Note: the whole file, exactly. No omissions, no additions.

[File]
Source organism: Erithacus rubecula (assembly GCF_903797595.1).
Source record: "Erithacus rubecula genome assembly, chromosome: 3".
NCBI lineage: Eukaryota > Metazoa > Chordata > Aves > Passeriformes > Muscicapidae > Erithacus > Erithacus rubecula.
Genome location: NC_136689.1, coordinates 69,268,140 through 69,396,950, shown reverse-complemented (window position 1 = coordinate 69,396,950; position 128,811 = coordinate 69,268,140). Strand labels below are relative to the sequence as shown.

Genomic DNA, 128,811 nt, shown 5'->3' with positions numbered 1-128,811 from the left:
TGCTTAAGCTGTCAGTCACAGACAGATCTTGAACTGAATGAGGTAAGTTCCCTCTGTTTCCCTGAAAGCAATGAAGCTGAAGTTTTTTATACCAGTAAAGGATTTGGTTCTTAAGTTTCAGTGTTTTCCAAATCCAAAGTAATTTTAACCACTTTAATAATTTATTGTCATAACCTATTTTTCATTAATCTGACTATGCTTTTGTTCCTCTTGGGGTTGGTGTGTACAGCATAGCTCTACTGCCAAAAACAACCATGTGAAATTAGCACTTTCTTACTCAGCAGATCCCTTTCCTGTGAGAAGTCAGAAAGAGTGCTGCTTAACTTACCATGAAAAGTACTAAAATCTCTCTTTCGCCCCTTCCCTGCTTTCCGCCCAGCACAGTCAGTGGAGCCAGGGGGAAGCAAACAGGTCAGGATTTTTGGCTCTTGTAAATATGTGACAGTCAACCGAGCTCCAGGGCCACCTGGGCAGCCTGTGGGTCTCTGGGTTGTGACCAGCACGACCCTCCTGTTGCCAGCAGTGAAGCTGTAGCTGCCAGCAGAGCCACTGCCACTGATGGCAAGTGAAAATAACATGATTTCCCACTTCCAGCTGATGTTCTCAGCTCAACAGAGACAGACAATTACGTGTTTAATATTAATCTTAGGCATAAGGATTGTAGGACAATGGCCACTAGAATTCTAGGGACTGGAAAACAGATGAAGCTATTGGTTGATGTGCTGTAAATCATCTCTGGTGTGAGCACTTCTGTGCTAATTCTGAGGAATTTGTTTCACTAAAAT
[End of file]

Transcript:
Source organism: Erithacus rubecula (assembly GCF_903797595.1).
Source record: "Erithacus rubecula genome assembly, chromosome: 3".
NCBI lineage: Eukaryota > Metazoa > Chordata > Aves > Passeriformes > Muscicapidae > Erithacus > Erithacus rubecula.
Genome location: NC_136689.1, coordinates 69,268,140 through 69,396,950, shown reverse-complemented (window position 1 = coordinate 69,396,950; position 128,811 = coordinate 69,268,140). Strand labels below are relative to the sequence as shown.

Genomic DNA, 128,811 nt, shown 5'->3' with positions numbered 1-128,811 from the left:
TGCTTAAGCTGTCAGTCACAGACAGATCTTGAACTGAATGAGGTAAGTTCCCTCTGTTTCCCTGAAAGCAATGAAGCTGAAGTTTTTTATACCAGTAAAGGATTTGGTTCTTAAGTTTCAGTGTTTTCCAAATCCAAAGTAATTTTAACCACTTTAATAATTTATTGTCATAACCTATTTTTCATTAATCTGACTATGCTTTTGTTCCTCTTGGGGTTGGTGTGTACAGCATAGCTCTACTGCCAAAAACAACCATGTGAAATTAGCACTTTCTTACTCAGCAGATCCCTTTCCTGTGAGAAGTCAGAAAGAGTGCTGCTTAACTTACCATGAAAAGTACTAAAATCTCTCTTTCGCCCCTTCCCTGCTTTCCGCCCAGCACAGTCAGTGGAGCCAGGGGGAAGCAAACAGGTCAGGATTTTTGGCTCTTGTAAATATGTGACAGTCAACCGAGCTCCAGGGCCACCTGGGCAGCCTGTGGGTCTCTGGGTTGTGACCAGCACGACCCTCCTGTTGCCAGCAGTGAAGCTGTAGCTGCCAGCAGAGCCACTGCCACTGATGGCAAGTGAAAATAACATGATTTCCCACTTCCAGCTGATGTTCTCAGCTCAACAGAGACAGACAATTACGTGTTTAATATTAATCTTAGGCATAAGGATTGTAGGACAATGGCCACTAGAATTCTAGGGACTGGAAAACAGATGAAGCTATTGGTTGATGTGCTGTAAATCATCTCTGGTGTGAGCACTTCTGTGCTAATTCTGAGGAATTTGTTTCACTAAAAT